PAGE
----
Guest Author - Joe Mancini
For many baseball fans, this is the most exciting week (prior to September) of the season.
Who's on the move? Will teams get the arm or bat they covet? What long-established players or stars will find themselves in a new city and uniform very soon now?
It's that time of year when websites like mlbtraderumors.com see intense traffic, when twitter feeds and Facebook pages of players and teams are checked every few minutes, when fan chat-rooms fill up with speculation, hope, and yes, despair.
At midnight next Sunday, July 31, the "Trade Deadline" arrives. It doesn't mean there's an end to trading, as August 31st presents yet another deadline; we'll talk about the mechanisms of waivers that will be at work on Monday, August 1, later in this article.
This year some teams that have been habitual sellers have taken on the role of potential buyers, as with the Cleveland Indians, who, after their hot start and then cooling off, are in the thick of the AL Central division race. Just a few years ago the Indians dismayed their fans by dealing away star players such as C.C. Sabathia, Cliff Lee, and Victor Martinez. This year, the Indians (like others) are seeking an outfield bat to fill the void left by the injuries to Shin Soo Choo and recently Grady Sizemore. The Indians, thanks to the trades of those past seasons, have a well-stocked farm system and chips to deal with. They are one of the most interesting stories in this season.
The July 31 deadline is important because on August 1st teams will no longer be able to trade in unencumbered fashion. They will have to put a player through the process known as waivers. This means a player must be made available to other teams, who can put in a claim. In reality, there are many August deals that happen, and some that don’t when a savvy General Manager can intervene to keep a rival, say, from acquiring a key player.
In revocable waivers a team takes a player off its 40-man roster and puts him on the waiver wire. This is a surreptitious process unknown to the player and (usually) the outside world in general. On the 30 Front Offices (FO’s) are aware of who is on waivers.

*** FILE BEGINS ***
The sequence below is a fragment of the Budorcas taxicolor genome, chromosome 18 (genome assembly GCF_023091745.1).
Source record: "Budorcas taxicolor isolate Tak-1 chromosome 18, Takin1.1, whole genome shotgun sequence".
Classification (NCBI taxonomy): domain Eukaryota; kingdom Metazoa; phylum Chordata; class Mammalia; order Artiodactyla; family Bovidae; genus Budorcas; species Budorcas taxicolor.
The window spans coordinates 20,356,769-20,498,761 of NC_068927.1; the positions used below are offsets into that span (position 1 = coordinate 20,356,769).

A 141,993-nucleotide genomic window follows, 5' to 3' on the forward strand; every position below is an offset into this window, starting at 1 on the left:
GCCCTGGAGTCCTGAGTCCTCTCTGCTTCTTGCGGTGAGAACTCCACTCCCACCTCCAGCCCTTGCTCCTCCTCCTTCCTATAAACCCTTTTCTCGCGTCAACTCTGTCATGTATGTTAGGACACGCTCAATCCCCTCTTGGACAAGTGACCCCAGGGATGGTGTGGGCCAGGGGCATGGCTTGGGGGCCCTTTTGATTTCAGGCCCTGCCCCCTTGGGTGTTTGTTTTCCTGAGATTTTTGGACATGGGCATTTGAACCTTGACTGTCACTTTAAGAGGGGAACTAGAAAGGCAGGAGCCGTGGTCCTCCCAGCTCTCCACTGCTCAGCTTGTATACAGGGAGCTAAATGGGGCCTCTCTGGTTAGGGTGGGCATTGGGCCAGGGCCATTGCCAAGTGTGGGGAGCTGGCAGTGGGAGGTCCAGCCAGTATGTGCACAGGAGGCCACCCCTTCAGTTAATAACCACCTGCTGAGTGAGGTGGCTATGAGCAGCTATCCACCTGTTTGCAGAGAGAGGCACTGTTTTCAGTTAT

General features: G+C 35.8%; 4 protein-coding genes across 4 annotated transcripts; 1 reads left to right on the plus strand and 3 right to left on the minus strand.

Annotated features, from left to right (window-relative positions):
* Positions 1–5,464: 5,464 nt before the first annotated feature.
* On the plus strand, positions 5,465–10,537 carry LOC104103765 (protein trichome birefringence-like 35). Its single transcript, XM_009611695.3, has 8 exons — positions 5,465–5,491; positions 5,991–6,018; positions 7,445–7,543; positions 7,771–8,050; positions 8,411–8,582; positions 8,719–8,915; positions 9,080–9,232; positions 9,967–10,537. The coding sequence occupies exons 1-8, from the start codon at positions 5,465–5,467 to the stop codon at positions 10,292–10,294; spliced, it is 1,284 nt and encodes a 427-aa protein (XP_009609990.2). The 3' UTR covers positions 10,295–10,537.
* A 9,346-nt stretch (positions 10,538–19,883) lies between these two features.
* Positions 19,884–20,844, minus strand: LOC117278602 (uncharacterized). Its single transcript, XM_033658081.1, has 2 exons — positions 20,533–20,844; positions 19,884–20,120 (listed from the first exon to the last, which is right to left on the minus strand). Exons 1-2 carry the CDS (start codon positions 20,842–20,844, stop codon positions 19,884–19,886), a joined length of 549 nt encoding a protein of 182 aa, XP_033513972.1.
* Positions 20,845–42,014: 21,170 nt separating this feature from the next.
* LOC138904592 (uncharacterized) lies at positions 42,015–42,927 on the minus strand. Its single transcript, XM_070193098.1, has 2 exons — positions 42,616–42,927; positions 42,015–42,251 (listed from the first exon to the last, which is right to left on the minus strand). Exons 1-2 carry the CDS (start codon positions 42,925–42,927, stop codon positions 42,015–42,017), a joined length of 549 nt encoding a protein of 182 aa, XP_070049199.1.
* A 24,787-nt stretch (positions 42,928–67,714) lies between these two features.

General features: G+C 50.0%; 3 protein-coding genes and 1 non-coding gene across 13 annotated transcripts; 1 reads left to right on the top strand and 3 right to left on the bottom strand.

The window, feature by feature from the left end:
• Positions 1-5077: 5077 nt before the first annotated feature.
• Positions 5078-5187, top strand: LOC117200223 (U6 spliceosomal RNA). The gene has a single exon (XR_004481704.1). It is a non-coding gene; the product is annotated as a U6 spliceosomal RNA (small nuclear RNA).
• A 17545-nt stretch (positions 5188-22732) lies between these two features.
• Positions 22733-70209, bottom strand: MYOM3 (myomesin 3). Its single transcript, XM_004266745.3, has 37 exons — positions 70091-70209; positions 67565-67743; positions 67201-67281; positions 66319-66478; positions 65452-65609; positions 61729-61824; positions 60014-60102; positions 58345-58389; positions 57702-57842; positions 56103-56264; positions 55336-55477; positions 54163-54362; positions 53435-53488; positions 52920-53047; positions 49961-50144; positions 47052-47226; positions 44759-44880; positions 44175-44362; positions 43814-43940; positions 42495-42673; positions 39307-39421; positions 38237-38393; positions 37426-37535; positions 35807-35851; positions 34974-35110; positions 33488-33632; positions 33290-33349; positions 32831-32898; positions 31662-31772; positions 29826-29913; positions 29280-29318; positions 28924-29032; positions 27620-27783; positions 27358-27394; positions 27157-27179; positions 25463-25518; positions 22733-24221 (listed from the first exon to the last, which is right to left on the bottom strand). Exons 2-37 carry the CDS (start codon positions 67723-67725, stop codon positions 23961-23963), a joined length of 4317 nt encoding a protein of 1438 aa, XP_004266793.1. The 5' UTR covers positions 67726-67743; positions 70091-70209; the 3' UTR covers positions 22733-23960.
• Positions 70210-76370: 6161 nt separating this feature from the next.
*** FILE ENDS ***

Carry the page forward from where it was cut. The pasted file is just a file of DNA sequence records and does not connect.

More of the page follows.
Sometimes teams do this with a player they want to trade; sometimes they do it with a player they might trade if there is interest. Let’s say the New York Mets put Carlos Beltran on waivers (assuming they don't trade him beforehand); first the teams in the NL in reverse order have their chance to claim him (this would start with the Houston Astros, ending with the Philadelphia Phillies). If no NL team claims Carlos, then the AL teams in reverse order get their chance, starting with the Seattle Mariners and ending with the Boston Red Sox. Teams have two business days from the time a player is waived to put in a claim. If no one claims Carlos, he has cleared waivers and can be traded. If another team claims him then the Mets would have the following options:
1)The Mets and the claiming team (say the Cardinals) can work out a trade. Any player from the Cardinals’ 40-man roster would then also need to clear waivers.
2)The Mets can tell the Cardinals, “He’s all yours” and the Cardinals now assume Carlos’ salary and contract.
3)The Mets can pull Carlos back, in effect saying, “We’re not serious”; they cannot repeat the process with that player again for 30 days.
Now we have what are called irrevocable waivers. This works a little differently. This means a club cannot “pull back” a player and cannot use him as so-called trade bait during the process. This is usually used when a team wants move a player off its 40-man roster for the purpose of giving him his release (in fact any player being released must go through irrevocable waivers).
Not always, though. The Boston Red Sox famously put Manny Ramirez on irrevocable waivers several times starting in 2003; any prospective claimant would have had to pay a $25,000 waiver fee, and then be fully responsible for Manny’s contract. No one ever claimed Manny, and neither did the Red Sox release him before finally trading him to the Los Angeles Dodgers on July 31, 2008.